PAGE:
For those on the outside looking in, it can be easy to form stereotypes about individuals struggling with drug problems. Today’s current opioid epidemic has, however, revealed the shocking reality that countless Americans suffer from addictions — no matter the age, gender, profession or location. West Virginia is no exception to this crisis, and in fact is home to one of the areas suffering from heroin addictions the most.
Penalties that surround drug charges can be so severe that an individual can slip even further into an ongoing issue. Recently, lawmakers and advocates alike have considered the ways the nation deals with drug arrests, addictions and recovery programs.
Just last month, The Register-Herald announced the latest efforts of West Virginia’s new Office of Drug Control Policy director. According to the Herald, director Dr. Michael Brumage asserts that past traumatic experiences — especially those in childhood — can have a significant impact on one’s vulnerability to opioid addiction. Currently, Brumage’s efforts revolve around drug prevention, early intervention, reversal of overdoses, supporting addiction-stricken families, treatment and recovery. The epidemic may be crippling the area, but the new director remains hopeful in these current efforts.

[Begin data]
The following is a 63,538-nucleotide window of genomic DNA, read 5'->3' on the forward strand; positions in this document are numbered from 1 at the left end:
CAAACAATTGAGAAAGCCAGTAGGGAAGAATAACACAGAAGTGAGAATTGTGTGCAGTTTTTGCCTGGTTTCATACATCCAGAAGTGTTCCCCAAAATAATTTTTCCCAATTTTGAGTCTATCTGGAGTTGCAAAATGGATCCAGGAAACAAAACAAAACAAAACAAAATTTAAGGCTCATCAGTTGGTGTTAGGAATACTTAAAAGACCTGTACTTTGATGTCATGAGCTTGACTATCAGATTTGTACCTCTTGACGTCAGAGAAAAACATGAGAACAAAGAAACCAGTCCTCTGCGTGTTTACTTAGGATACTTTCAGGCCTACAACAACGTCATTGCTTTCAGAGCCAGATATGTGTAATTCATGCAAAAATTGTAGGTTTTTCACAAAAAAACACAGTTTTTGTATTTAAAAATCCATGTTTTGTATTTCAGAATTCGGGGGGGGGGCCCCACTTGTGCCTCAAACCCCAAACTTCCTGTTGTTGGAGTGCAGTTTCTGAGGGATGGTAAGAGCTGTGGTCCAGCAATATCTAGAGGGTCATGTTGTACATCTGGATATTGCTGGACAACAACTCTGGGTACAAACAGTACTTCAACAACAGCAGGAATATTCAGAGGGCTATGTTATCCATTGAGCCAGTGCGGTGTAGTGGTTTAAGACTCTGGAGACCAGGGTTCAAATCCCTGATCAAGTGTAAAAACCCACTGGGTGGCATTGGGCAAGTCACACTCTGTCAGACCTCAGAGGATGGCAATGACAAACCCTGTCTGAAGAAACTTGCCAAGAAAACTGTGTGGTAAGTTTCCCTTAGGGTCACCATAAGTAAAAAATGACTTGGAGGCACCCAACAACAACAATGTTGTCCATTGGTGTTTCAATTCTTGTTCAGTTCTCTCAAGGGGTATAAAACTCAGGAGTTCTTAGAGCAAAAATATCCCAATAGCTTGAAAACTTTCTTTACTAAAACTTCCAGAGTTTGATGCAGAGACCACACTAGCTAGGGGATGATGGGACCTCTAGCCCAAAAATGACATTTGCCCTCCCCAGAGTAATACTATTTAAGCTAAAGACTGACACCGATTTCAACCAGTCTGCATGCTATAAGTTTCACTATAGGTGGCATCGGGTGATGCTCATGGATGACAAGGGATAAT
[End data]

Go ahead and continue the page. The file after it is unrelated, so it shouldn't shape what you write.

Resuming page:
Nonprofit organization Reveal shared last year that private diversion programs may not be as effective as once thought. While the needs of those coping with opioid addictions can depend on the case, those facing smaller drug charges can end up with a world of fees and legal commitments. Having gained traction in the 1970s, diversion programs have recently fallen under close scrutiny; their effectiveness is often overshadowed by a potentially corrupt private profit among law enforcement officers and court systems. Individuals can face many complications when, for example, applying for jobs after a minor drug charge with a mandatory program involvement. As for those who actually need help with overcoming addiction, these programs may have a long way to go.